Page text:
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Sunday, January 31, 2016

Urban Archeology. Look what I found! (updated Link below)

#found #oldtoys #estatesales
Urban Archeology. Look what I found! While hunting through the the last day of a sale I uncover not one but two undiscovered treasures hiding under some colored burlap under the stairs.
See the full story and video here!
#oldtoys #estatesales

from Instagram

Saturday, January 30, 2016

This Shouldn't even happen to a dog!

Greyhound racing has been around for over 100 years and according the the Greyhound Racing Association is still going strong. If you're a fan, that's good news. If you're like the rest of us. well, I've seen Greyhound rescues and it's not pretty. I'd prefer to watch the buses chase a rabbit skin around a dirt track. However, if you like old paper and illustrations and remnants of things gone by...
sports, 1950, Florida, gambling, Dogssports, 1950, Florida, gambling, Dogs
 Opened in 1930 this Miami area race track was part of a racing/gambling boom in the depression era. So popular that daytime races had to be moved or included at night because people weren't showing up for work.
The thing I want to draw to your attention here is the right column showing where the program is sold. Worse than losing all those daily papers (curse you internet!!!) was losing all those mom and pop (mostly pop it seems) news stands.
 From Balik's Sundries to Ray's Pine Oil Service Station, I am sure they are all gone.
More fun than reading the names on the news stands was looking at the names of the dogs in the races.
sports, 1950, Florida, gambling, Dogs
 Reminds me of a Bugs Bunny cartoon that should be embedded below:  Anncr: "Father's Mustache looks a little droopy! Motorman's Glove will have a hand in it!..."
Finally here is the News page for all the updates a Flagler.
sports, 1950, Florida, gambling, Dogs
 I'm betting on Beach Comber!

Tuesday, January 26, 2016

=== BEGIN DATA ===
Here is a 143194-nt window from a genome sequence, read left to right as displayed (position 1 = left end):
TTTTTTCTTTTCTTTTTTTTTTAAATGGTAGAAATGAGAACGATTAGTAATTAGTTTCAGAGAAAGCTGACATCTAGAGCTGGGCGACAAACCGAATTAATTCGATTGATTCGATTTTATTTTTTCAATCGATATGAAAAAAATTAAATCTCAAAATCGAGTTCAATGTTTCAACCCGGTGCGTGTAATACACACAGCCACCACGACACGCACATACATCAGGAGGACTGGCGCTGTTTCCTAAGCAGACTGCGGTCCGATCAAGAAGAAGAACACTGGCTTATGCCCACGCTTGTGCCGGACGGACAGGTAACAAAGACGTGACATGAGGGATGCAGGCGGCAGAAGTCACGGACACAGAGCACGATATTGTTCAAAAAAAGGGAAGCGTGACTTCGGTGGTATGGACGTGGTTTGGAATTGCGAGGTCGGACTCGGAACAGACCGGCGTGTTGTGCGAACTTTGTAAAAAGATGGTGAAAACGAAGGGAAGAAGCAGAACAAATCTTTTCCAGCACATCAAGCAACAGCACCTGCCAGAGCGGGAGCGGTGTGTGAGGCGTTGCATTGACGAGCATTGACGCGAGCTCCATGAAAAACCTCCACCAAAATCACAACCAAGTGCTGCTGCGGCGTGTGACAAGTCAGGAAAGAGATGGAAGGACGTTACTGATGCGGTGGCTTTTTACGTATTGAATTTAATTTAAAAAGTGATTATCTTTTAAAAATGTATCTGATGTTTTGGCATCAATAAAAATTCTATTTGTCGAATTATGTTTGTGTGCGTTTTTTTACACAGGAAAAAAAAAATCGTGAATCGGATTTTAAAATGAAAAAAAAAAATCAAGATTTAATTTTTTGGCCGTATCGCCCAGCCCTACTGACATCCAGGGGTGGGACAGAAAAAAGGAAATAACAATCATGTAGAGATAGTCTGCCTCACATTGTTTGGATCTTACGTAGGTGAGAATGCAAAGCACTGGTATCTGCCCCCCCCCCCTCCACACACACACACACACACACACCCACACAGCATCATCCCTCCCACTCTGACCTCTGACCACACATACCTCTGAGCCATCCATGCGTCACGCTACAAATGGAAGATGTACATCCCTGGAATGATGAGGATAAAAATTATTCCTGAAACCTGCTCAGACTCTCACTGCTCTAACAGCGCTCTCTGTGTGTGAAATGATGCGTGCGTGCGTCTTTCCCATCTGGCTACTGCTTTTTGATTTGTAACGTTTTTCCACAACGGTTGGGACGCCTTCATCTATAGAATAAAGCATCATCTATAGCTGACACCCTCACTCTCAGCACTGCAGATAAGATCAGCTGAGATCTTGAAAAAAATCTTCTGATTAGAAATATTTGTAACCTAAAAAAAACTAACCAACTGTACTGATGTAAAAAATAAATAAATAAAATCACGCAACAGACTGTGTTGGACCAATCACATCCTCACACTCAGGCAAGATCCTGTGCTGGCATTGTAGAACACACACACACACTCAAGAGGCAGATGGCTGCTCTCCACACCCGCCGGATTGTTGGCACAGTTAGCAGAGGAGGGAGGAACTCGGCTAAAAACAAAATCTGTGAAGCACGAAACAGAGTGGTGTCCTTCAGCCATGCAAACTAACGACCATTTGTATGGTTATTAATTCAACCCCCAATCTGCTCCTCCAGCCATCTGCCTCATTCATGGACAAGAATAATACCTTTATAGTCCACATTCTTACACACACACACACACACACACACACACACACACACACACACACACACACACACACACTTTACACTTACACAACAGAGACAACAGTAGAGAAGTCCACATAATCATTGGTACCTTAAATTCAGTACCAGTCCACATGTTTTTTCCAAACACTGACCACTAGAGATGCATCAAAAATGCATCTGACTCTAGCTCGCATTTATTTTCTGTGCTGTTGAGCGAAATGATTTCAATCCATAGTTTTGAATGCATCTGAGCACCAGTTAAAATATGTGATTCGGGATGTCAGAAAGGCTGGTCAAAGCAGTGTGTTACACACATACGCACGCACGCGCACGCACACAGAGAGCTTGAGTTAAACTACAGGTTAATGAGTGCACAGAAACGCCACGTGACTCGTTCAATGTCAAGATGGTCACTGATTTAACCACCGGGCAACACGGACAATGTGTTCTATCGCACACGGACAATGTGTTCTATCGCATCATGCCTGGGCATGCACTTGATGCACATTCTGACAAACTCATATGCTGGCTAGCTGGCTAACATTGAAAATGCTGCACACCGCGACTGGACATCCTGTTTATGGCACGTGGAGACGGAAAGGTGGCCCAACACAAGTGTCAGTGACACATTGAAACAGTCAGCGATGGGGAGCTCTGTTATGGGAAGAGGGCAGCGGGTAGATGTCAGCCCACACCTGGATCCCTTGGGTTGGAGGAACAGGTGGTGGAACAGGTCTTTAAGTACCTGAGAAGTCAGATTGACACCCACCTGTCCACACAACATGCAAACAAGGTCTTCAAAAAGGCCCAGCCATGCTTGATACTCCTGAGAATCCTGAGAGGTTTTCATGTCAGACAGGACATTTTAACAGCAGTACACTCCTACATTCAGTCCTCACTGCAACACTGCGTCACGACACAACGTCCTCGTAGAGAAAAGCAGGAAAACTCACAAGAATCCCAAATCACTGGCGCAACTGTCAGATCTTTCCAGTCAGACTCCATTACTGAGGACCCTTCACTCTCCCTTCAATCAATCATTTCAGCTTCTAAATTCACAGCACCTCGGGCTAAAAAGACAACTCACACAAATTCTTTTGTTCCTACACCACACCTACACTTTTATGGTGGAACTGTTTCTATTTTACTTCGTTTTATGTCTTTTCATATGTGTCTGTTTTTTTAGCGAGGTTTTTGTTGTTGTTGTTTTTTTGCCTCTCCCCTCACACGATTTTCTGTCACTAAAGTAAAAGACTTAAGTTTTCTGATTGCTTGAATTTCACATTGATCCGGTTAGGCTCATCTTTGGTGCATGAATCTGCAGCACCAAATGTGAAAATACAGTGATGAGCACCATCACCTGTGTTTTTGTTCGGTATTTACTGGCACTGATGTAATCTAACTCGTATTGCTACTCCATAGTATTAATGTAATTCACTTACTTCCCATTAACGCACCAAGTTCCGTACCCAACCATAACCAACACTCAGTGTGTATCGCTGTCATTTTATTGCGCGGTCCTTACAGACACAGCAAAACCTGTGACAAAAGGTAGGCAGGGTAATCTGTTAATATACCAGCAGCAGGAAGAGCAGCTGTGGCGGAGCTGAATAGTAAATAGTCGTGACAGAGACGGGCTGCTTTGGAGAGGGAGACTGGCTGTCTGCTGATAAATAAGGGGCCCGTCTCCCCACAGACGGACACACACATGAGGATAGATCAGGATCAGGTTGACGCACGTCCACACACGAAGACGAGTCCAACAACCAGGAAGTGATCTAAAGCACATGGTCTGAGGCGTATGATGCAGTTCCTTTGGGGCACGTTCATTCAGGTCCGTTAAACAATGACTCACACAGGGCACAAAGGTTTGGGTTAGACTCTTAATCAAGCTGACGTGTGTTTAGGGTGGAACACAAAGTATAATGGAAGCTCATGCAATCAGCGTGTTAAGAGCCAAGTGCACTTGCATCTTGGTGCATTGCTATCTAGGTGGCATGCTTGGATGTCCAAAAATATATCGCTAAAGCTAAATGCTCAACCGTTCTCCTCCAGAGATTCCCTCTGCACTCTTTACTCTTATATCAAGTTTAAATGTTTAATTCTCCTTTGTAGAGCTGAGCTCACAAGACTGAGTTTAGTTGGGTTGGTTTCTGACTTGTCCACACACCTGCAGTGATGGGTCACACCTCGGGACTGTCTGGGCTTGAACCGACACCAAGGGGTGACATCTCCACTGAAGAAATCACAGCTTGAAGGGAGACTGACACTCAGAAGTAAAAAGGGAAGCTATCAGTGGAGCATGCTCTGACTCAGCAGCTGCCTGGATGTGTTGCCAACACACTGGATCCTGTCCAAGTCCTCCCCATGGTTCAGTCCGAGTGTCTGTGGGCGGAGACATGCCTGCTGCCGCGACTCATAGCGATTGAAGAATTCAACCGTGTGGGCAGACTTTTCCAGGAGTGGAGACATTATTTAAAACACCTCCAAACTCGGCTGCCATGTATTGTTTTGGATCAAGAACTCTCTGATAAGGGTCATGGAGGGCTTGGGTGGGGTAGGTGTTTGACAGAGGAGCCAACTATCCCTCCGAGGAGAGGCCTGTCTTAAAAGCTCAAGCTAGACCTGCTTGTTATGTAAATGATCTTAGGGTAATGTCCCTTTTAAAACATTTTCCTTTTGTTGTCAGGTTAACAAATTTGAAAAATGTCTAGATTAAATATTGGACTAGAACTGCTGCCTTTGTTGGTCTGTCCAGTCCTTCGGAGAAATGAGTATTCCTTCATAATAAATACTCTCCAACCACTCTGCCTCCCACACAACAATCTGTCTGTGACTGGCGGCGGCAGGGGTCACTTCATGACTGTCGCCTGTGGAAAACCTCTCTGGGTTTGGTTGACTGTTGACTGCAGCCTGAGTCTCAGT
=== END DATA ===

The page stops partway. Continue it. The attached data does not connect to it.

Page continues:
Money Found in a 1970 Envelope - Honestly!

Priceless! The opportunity to see a snapshot of good people being themselves as though in a museum. This is what Urban Archeology is to me. The letter below was found in a box of papers purchased at a sale some time ago. It reveals two acts of kindness - and maybe a good life lesson:
Found Money in a letter
Mary sold her fudge at the fair, but was actually picked up by a friend. Mary accepted money she was not due and upon realizing it (after the Fair had ended) wants to set things right and mails the money to the appropriate person.
$1.25 for a pound of homemade fudge, which today might cost anywhere from $6 to $16 is a fair amount to make off with, unintentionally in 1970.  Mary set things right. But I see a second act of kindness here in that, Miss Johnson didn't get it back to the Bakery committee. Why? Because after the Fair is over; the books are closed and possibly money can't be accounted back in. Rather than send it back to Mary, who has suffered some consternation (noted by the detail in the letter), she holds the money in limbo for more than 40 years. Hidden, until they are both gone and no one involved is ever again disturbed by the misunderstanding.
The way I have described this I think makes for a good life lesson when considering money owed and the protection and preservation of someone's feelings. Miss Johnson saw the value in weighing the "best" thing against the "right" thing. 

Sunday, January 17, 2016

Park It and Stick It. Right Here. (1939)

Take a look at the back of any car and you will see that 8 out of 10 have some kind of sticker affixed to them. Candidates, pets, honor students and places visited in sticker form decorate vehicles old and new. In the 1920's with the growing interest in motoring and exploring, the National Park Service began to see more and more visitors at their gates.
Sequoia National Park Decal 1939
As you paid your entrance fee you would be given a commemorative sticker like one of these to adorn your scrap book. Though I understand that instead people would stick them to their windshields and use them like they were park entrance passes.